People relate to music and music education much as they do to automobiles. The basic purpose of having a car is to get from one place to another. There has to be a certain amount of knowledge involved on the part of people who want to travel and to take advantage of this mode of transportation. I place these people into five categories.
(1) Some people want to know everything about cars and even build or rebuild them.
(2) Some people want to know how to maintain them and maybe do a little work on them.
(3) Some people only want to drive them.
(4) Some people just want to ride in them. All of these folks to this point are able to use a car for its intended purpose.
(5) Then a few people just want to admire cars from outside of them. They stay at home a lot and just watch the procession on the street in front of their homes as others pass by, going from place to place quickly.
People and music are much the same.
(1) There are people who want to know everything about music and create your own. They prepare themselves with a thorough education and develop their talent for music.
(2) There are people who want to know enough about music to do a bit of arranging and understand enough to participate in producing music in some form.
(3) There are people who just want to know music enough to read it - to sight read a new song, to read their voice part, etc.
(4) There are those, who for one reason or another, either feel they cannot learn music and may actually not have the talent to read music – but they still love to sing and follow others.
(5) Then there are those who only want to listen and not participate in singing.
Providing an education to those who fall into the first category is assigned to music departments of colleges and universities.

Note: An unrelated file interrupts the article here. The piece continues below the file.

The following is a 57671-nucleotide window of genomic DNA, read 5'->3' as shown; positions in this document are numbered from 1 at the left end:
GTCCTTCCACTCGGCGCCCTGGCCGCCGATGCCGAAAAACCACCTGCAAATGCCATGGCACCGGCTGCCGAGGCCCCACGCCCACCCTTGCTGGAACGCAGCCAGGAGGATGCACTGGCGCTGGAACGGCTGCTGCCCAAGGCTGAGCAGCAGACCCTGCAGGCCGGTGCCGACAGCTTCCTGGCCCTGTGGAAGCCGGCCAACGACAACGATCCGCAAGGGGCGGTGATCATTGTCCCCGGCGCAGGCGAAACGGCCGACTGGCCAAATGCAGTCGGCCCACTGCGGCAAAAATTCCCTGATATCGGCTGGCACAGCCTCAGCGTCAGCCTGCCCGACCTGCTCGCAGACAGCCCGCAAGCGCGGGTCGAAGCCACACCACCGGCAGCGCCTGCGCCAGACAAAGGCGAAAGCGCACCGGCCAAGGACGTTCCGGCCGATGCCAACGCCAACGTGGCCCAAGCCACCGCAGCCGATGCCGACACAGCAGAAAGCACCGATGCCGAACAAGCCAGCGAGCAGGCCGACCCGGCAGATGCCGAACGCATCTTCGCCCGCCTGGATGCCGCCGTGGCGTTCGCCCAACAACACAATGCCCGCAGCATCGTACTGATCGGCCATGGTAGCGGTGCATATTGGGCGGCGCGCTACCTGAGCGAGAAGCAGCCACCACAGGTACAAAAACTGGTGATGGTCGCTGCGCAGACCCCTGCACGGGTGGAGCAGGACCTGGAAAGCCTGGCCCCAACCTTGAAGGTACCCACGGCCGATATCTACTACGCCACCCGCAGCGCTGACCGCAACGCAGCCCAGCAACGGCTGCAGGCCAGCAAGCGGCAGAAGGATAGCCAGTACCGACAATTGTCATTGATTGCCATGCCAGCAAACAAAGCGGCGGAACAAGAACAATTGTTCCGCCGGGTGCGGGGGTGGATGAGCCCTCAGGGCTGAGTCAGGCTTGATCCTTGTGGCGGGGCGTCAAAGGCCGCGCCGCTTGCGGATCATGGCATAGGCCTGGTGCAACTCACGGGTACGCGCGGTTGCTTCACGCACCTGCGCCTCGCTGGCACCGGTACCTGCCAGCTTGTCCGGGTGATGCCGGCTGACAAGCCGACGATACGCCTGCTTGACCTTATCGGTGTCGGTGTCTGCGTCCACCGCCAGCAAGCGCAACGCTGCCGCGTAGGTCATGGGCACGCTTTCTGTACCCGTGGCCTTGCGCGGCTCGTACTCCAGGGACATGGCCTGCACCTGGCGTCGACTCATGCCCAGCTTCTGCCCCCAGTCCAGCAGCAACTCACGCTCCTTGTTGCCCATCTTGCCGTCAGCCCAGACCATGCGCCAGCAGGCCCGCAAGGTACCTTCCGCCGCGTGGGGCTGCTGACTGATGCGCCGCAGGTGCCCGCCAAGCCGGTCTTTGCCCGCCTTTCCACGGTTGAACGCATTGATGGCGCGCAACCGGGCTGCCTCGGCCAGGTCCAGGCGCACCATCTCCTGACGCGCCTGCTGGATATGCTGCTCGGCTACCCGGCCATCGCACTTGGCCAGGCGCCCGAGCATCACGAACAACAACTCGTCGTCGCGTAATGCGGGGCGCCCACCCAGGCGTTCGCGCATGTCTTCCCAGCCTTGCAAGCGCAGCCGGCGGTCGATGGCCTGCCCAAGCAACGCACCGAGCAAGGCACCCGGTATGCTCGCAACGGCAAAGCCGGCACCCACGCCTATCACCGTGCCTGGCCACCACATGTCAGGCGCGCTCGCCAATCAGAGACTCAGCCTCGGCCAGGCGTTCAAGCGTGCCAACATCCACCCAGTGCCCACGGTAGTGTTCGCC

Helping those in the second category is not outside the realm for a congregation but is probably outside the practical logistics and/or assets found in a given congregation.
There isn’t a lot you can do for those in the fifth category except to encourage them.
So, that leaves the third and fourth categories. For years I couldn’t see the difference in educating the two groups – but there turns out to be a big difference. I used to think that I had to teach both groups the basics of music but have found that trying to teach the fourth category music is like force-feeding babies something that they will spit out anyway. But if I only teach songs to both groups, the third category folks are left hungry for more and are not satisfied. So there isn’t any one method that will fill both needs.
I have been involved with singing schools for over 40 years. It is just within my nature to educate others about music and would like to see everyone in the church be able to sight read music. I have given up at my congregation trying to interest others in reading music beyond those whom I have taught in the past. Yet – many of in category four still like to sing and want to learn some new songs. I have learned that to teach them new songs you must teach them the melody first and then the other voice parts if any want to learn them. Basically they memorize music the same way children learn songs.
Therefore, a comprehensive congregational music program needs to be four fold, as I see it.
(1) Teach new songs by teaching people to sing their parts. This is basically what Keith Lancaster is doing in his “Praise and Harmony” workshops. He produces a book with two CDs, one with a large group singing the songs (for people to listen to and enjoy) and the other with a quartet singing (so people can hear their part well and learn). When he conducts the workshop, hopefully the congregation has already bought the CDs and books and have learned their parts. He then is only left with the task of improving the singing when he get there. But he knows that people don’t always learn ahead of time, so he has the audience set in parts so they can learn from the people setting around them.